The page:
As I described in the introduction, command and control organizations can function adequately in this state of affairs. But partnership based organizations can’t. They rely on people working together to get things done. They can stumble along, surviving in the interpersonal mush as long as conflicts don’t escalate to the point of breakdown and/or their competitors are not creating cultures of clarity. But they never achieve anything close to their potential without people having learning conversations, when needed, to clear out the mush and re-build partnership.

Learning Conversations vs. Normal Conversations

There are a number of reasons why normal conversations at work rarely result in interpersonal clarity and a change in problem patterns. There are at least three things that get in the way that a learning conversation helps to overcome.

1) Part of the problem, as I will describe in a later chapter, is a lack of awareness of one’s experience – if I don’t know what my experience is, I and others can’t learn from it. So part of what happens in a learning conversation is that each person becomes more aware of what their experience actually is.

2) Part of the problem is sense-making – people think the stories they are making up about each other are accurate, or close enough, that talking about it won’t help and will probably make things worse. During a learning conversation we get much more accurate information about the other person’s experience. Since the stories we make up tend to be worse than the reality, finding out what was actually going on in the other person’s head almost always results in people feeling relieved and better about each other.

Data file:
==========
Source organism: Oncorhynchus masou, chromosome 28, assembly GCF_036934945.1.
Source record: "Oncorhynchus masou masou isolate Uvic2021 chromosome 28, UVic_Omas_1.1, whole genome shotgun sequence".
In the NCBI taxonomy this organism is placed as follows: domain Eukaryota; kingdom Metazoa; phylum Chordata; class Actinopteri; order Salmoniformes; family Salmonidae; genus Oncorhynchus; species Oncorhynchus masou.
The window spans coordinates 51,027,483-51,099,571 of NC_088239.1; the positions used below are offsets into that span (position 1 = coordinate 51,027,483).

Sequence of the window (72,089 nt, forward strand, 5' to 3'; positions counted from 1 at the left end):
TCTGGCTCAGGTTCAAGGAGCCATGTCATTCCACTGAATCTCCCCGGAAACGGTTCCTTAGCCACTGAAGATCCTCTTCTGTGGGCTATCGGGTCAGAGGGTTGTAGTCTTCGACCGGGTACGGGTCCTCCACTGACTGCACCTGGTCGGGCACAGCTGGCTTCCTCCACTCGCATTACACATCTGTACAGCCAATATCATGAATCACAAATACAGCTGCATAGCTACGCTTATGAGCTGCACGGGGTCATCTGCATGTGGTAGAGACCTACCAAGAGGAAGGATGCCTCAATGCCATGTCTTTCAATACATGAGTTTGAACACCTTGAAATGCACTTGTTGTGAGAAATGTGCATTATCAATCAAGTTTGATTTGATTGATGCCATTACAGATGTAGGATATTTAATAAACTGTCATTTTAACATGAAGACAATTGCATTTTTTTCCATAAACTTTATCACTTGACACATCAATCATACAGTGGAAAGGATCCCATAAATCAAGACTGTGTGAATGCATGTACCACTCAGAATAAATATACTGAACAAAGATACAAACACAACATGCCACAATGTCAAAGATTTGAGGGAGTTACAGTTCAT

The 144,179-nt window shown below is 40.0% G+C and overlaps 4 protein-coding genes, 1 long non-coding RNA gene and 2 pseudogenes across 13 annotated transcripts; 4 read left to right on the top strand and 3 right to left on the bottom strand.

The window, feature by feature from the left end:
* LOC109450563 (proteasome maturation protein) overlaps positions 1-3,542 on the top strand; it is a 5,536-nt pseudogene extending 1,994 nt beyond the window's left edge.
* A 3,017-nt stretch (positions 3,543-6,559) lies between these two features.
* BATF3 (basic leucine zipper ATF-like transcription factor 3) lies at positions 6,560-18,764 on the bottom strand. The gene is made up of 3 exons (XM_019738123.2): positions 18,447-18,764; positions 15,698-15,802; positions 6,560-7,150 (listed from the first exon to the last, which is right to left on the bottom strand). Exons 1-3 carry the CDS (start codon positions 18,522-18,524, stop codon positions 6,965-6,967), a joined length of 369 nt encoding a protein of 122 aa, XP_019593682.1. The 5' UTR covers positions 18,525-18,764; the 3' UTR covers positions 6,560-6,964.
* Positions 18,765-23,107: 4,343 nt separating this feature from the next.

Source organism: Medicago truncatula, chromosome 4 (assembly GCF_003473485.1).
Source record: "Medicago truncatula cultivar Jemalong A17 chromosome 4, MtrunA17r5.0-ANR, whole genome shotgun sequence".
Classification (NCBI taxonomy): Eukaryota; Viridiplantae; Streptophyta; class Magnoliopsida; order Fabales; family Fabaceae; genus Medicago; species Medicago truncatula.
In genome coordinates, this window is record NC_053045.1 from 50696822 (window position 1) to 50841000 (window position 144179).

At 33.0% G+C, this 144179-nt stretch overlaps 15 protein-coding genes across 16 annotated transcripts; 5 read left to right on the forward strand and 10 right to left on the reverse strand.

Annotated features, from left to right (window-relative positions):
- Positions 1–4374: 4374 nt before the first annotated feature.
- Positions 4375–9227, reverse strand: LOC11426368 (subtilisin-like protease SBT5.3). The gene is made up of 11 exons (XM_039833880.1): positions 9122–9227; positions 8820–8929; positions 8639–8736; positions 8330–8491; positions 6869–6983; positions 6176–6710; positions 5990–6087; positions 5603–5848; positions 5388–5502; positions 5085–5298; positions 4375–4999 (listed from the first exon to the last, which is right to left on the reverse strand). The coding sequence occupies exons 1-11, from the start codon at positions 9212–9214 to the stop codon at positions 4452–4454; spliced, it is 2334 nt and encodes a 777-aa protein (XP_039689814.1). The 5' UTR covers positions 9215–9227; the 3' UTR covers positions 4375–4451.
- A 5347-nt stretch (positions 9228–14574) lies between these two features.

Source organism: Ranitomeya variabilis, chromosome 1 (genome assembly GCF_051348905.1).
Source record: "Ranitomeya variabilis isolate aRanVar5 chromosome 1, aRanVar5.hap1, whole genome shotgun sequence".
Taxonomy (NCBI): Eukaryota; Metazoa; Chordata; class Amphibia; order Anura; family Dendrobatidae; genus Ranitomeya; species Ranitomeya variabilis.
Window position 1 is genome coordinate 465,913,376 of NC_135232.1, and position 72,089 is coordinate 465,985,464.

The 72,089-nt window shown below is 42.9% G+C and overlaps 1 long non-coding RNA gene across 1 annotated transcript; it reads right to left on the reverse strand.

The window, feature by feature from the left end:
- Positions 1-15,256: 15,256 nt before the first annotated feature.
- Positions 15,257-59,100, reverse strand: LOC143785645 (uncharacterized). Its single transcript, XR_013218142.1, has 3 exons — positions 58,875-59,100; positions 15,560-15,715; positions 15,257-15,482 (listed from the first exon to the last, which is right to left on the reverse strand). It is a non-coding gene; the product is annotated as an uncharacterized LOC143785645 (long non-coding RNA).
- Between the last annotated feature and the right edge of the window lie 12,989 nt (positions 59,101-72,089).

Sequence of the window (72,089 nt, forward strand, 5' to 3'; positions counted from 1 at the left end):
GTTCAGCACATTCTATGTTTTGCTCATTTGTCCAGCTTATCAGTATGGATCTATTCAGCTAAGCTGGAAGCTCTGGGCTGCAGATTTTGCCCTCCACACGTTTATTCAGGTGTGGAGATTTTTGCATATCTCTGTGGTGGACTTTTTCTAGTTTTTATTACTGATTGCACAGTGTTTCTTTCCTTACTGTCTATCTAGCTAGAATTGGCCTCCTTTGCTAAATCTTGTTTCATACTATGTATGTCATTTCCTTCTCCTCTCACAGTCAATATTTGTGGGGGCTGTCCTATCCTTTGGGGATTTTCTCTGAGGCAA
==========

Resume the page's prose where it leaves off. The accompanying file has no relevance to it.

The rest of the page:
3) And part of the problem is that we don’t see our own part in the pattern. In any problem pattern it is always clear how the other person is the problem. If only they would change, act differently, be motivated differently, etc., the problem would go away. If you think of people in your work life that you have a problem pattern with you can probably quickly identify what, if they changed, would fix the problem. But here’s the thing. If I talked to them they could probably also identify that there is a problem pattern and how it is you that needs to change, act differently, and so on, to make the problem go away. You can’t be engaged in a pattern of interaction without being a part of the pattern. So part of what happens in a learning conversation is that you uncover your part in creating “the problem”.